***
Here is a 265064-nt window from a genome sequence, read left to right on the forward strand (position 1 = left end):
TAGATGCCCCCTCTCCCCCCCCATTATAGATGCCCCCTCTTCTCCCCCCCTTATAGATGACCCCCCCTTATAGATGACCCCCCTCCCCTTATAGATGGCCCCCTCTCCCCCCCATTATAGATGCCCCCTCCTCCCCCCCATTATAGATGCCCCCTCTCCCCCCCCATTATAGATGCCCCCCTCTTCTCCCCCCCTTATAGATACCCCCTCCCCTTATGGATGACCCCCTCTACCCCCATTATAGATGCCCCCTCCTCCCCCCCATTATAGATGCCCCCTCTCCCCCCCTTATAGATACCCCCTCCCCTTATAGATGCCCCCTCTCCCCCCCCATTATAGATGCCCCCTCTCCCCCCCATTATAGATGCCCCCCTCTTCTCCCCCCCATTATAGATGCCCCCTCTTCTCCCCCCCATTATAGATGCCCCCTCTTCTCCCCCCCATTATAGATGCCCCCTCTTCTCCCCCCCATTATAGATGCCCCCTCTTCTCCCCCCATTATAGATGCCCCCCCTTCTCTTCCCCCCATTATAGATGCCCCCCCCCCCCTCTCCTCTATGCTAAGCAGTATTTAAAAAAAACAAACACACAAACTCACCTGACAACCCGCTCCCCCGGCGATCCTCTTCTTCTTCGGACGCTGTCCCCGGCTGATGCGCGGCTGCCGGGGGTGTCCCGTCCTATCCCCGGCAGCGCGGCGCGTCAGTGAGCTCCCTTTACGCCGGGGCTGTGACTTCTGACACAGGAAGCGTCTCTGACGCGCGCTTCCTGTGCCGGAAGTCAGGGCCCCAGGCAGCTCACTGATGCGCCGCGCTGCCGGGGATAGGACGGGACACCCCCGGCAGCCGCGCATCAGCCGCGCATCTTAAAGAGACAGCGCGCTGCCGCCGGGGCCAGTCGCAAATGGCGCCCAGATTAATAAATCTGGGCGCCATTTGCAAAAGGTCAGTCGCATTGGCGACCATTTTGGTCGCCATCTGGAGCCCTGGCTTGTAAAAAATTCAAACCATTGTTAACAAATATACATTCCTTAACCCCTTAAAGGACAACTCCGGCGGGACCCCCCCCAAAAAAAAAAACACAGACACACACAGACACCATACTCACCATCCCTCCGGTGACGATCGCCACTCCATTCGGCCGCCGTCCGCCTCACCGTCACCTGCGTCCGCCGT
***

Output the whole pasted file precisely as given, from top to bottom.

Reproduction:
Here is a 265064-nt window from a genome sequence, read left to right on the forward strand (position 1 = left end):
TAGATGCCCCCTCTCCCCCCCCATTATAGATGCCCCCTCTTCTCCCCCCCTTATAGATGACCCCCCCTTATAGATGACCCCCCTCCCCTTATAGATGGCCCCCTCTCCCCCCCATTATAGATGCCCCCTCCTCCCCCCCATTATAGATGCCCCCTCTCCCCCCCCATTATAGATGCCCCCCTCTTCTCCCCCCCTTATAGATACCCCCTCCCCTTATGGATGACCCCCTCTACCCCCATTATAGATGCCCCCTCCTCCCCCCCATTATAGATGCCCCCTCTCCCCCCCTTATAGATACCCCCTCCCCTTATAGATGCCCCCTCTCCCCCCCCATTATAGATGCCCCCTCTCCCCCCCATTATAGATGCCCCCCTCTTCTCCCCCCCATTATAGATGCCCCCTCTTCTCCCCCCCATTATAGATGCCCCCTCTTCTCCCCCCCATTATAGATGCCCCCTCTTCTCCCCCCCATTATAGATGCCCCCTCTTCTCCCCCCATTATAGATGCCCCCCCTTCTCTTCCCCCCATTATAGATGCCCCCCCCCCCCTCTCCTCTATGCTAAGCAGTATTTAAAAAAAACAAACACACAAACTCACCTGACAACCCGCTCCCCCGGCGATCCTCTTCTTCTTCGGACGCTGTCCCCGGCTGATGCGCGGCTGCCGGGGGTGTCCCGTCCTATCCCCGGCAGCGCGGCGCGTCAGTGAGCTCCCTTTACGCCGGGGCTGTGACTTCTGACACAGGAAGCGTCTCTGACGCGCGCTTCCTGTGCCGGAAGTCAGGGCCCCAGGCAGCTCACTGATGCGCCGCGCTGCCGGGGATAGGACGGGACACCCCCGGCAGCCGCGCATCAGCCGCGCATCTTAAAGAGACAGCGCGCTGCCGCCGGGGCCAGTCGCAAATGGCGCCCAGATTAATAAATCTGGGCGCCATTTGCAAAAGGTCAGTCGCATTGGCGACCATTTTGGTCGCCATCTGGAGCCCTGGCTTGTAAAAAATTCAAACCATTGTTAACAAATATACATTCCTTAACCCCTTAAAGGACAACTCCGGCGGGACCCCCCCCAAAAAAAAAAACACAGACACACACAGACACCATACTCACCATCCCTCCGGTGACGATCGCCACTCCATTCGGCCGCCGTCCGCCTCACCGTCACCTGCGTCCGCCGT